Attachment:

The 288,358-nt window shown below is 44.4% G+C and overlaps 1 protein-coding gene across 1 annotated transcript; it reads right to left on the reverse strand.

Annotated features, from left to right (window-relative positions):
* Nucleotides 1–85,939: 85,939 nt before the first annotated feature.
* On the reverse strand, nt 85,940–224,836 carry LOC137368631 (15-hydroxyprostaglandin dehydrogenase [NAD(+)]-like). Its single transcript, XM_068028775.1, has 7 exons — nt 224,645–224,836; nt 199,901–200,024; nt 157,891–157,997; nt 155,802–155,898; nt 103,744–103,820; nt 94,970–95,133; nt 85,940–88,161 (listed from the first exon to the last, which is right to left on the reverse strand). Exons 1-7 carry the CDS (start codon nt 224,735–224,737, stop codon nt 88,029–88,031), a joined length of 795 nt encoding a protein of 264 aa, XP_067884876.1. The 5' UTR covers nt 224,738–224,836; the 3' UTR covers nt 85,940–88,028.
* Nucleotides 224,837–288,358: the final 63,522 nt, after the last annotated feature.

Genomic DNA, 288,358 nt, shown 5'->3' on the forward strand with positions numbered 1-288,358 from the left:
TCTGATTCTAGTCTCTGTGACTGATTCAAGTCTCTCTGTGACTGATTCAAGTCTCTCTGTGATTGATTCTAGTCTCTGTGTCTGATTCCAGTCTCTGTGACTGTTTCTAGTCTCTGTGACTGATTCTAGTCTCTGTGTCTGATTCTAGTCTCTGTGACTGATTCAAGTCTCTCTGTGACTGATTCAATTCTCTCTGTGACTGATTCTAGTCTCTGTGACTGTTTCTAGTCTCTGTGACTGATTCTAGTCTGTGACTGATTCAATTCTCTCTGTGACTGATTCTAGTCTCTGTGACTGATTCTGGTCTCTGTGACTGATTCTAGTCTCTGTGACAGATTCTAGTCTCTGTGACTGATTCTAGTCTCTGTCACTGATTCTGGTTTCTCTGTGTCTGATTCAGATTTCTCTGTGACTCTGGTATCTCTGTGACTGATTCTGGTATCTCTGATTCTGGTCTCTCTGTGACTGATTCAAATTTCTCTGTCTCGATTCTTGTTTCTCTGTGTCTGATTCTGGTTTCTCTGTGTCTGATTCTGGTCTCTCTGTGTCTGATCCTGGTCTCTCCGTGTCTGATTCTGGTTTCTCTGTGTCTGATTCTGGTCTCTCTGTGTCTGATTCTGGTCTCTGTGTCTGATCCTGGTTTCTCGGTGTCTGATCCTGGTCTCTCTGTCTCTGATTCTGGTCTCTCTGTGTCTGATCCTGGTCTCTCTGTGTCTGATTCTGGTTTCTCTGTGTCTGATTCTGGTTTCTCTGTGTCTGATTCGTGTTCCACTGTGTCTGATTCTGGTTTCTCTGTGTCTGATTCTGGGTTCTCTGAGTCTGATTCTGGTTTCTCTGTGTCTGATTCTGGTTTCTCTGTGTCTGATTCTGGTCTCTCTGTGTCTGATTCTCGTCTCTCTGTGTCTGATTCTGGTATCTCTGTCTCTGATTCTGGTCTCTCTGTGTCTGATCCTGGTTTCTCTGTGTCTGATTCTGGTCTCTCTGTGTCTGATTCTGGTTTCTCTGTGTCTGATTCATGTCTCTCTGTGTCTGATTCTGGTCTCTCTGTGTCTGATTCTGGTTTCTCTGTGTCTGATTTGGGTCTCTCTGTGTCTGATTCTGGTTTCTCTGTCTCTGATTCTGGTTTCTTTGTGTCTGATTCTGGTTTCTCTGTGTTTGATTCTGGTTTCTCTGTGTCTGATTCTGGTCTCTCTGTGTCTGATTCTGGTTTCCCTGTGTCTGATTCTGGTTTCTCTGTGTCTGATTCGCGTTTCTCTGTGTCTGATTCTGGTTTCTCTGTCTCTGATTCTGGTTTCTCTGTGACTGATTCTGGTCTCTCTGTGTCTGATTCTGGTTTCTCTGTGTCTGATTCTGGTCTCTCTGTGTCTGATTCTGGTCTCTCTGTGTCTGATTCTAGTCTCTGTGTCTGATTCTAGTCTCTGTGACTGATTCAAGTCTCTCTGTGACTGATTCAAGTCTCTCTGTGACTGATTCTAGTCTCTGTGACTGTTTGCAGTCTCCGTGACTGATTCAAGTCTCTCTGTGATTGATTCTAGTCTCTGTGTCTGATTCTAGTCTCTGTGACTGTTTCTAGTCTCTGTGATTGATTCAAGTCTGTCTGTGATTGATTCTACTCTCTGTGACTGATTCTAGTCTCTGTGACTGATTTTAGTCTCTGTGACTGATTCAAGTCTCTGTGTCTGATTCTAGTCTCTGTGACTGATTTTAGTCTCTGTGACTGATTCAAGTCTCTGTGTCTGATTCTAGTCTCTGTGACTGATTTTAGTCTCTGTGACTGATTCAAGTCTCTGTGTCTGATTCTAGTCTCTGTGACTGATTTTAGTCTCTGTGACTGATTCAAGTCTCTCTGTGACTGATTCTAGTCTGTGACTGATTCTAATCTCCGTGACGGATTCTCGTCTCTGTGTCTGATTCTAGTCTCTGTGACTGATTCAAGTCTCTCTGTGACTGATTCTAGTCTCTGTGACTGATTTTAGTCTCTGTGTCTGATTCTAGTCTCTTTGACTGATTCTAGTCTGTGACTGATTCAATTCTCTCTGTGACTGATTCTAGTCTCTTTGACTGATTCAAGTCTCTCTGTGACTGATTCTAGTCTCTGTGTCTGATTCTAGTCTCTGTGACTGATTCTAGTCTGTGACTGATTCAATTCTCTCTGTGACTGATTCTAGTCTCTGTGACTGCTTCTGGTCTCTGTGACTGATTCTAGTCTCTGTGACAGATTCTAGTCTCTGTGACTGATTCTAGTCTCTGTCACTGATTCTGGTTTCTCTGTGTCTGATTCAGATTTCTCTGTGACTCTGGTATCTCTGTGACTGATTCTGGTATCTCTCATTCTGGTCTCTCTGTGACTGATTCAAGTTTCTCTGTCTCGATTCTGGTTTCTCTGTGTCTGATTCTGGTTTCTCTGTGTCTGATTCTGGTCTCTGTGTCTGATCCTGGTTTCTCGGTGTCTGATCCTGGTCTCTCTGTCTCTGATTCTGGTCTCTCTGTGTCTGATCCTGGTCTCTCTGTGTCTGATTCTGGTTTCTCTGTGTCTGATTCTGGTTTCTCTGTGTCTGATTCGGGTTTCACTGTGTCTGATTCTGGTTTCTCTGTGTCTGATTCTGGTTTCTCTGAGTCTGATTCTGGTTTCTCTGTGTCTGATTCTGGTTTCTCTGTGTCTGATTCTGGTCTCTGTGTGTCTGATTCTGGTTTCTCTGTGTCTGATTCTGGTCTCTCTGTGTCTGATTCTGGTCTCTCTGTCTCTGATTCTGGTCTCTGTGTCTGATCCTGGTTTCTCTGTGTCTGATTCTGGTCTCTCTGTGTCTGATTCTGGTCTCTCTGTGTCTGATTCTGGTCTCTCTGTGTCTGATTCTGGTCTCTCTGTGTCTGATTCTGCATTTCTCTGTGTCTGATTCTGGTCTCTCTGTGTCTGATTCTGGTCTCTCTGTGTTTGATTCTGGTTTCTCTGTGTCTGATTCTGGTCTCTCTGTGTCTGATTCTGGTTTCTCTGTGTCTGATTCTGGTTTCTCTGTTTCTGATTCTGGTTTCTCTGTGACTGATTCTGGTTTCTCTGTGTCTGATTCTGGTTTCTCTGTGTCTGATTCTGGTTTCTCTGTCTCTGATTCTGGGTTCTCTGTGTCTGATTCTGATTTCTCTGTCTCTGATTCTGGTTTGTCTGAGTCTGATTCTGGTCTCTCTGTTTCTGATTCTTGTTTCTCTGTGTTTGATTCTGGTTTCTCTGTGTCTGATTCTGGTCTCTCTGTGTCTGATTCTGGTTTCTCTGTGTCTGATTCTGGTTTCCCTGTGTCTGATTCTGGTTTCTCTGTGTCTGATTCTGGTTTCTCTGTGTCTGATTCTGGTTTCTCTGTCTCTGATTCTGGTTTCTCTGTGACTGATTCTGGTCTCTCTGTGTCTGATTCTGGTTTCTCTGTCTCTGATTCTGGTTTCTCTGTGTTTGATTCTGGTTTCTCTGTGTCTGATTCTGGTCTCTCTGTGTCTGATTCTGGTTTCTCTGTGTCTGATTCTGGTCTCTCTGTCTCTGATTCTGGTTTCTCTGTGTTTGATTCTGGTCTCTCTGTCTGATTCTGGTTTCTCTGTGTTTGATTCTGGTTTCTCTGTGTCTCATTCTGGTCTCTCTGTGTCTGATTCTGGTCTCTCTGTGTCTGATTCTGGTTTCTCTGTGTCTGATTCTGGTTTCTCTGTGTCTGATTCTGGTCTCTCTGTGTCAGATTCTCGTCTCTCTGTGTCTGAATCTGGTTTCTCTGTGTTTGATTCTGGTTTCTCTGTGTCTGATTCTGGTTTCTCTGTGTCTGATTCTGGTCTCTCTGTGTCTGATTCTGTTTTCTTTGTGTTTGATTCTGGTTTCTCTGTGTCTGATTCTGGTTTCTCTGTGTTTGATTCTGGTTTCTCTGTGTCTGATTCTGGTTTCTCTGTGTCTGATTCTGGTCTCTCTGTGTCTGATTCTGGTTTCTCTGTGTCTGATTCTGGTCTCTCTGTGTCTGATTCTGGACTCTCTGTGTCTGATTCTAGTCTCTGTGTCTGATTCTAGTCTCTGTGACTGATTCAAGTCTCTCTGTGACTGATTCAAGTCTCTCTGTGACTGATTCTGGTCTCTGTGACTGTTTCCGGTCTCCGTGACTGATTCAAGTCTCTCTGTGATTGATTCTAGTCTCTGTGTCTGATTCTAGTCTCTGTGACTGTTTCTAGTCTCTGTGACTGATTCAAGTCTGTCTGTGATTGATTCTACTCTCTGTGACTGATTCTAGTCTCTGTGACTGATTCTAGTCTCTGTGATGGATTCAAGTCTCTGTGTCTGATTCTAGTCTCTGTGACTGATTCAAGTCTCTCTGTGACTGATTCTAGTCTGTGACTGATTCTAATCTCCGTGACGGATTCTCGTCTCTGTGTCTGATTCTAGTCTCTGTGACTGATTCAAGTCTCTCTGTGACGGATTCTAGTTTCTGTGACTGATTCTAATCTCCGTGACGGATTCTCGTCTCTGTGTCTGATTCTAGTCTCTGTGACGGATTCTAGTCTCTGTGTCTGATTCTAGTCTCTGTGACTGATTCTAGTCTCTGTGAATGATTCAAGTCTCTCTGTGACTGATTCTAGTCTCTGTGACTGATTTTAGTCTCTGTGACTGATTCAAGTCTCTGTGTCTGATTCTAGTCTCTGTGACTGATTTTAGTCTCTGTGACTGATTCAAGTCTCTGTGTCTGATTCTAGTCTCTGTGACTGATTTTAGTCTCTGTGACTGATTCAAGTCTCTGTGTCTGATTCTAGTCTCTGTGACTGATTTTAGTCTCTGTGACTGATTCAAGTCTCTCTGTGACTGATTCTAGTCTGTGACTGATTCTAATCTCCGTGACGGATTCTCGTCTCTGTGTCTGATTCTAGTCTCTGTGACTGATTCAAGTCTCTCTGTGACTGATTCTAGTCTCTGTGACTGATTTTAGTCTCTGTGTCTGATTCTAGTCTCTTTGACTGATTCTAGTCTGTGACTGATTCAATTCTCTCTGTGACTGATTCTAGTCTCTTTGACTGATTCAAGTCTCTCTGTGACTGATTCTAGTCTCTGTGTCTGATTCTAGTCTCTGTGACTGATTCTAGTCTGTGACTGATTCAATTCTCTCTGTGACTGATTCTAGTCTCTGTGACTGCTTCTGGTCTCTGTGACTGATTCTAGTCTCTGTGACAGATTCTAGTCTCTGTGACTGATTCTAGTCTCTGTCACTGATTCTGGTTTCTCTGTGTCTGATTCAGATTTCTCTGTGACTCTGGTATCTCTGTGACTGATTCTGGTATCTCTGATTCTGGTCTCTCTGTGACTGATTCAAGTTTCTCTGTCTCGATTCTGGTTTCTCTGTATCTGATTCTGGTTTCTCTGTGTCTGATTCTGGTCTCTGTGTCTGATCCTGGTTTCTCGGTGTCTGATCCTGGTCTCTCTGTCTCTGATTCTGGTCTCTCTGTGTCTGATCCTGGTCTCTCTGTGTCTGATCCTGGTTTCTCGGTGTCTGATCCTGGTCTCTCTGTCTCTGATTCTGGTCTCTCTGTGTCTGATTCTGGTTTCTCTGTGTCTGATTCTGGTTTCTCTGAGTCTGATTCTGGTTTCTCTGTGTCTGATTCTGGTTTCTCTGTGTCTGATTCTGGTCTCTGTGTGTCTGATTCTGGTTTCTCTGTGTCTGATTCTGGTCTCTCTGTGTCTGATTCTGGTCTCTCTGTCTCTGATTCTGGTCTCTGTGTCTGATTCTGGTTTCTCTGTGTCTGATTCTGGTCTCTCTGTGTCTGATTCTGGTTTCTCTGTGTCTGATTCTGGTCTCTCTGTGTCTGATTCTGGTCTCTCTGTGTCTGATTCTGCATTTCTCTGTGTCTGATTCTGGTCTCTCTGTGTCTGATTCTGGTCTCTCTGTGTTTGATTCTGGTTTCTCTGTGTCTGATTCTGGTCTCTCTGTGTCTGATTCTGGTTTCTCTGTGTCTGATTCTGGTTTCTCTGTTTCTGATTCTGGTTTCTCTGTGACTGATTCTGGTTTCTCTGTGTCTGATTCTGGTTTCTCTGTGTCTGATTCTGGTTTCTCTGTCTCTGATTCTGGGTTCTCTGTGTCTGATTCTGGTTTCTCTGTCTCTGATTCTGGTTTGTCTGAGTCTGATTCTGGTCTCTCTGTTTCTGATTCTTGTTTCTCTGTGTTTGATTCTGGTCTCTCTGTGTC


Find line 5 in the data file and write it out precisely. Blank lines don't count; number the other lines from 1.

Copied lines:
* Nucleotides 224,837–288,358: the final 63,522 nt, after the last annotated feature.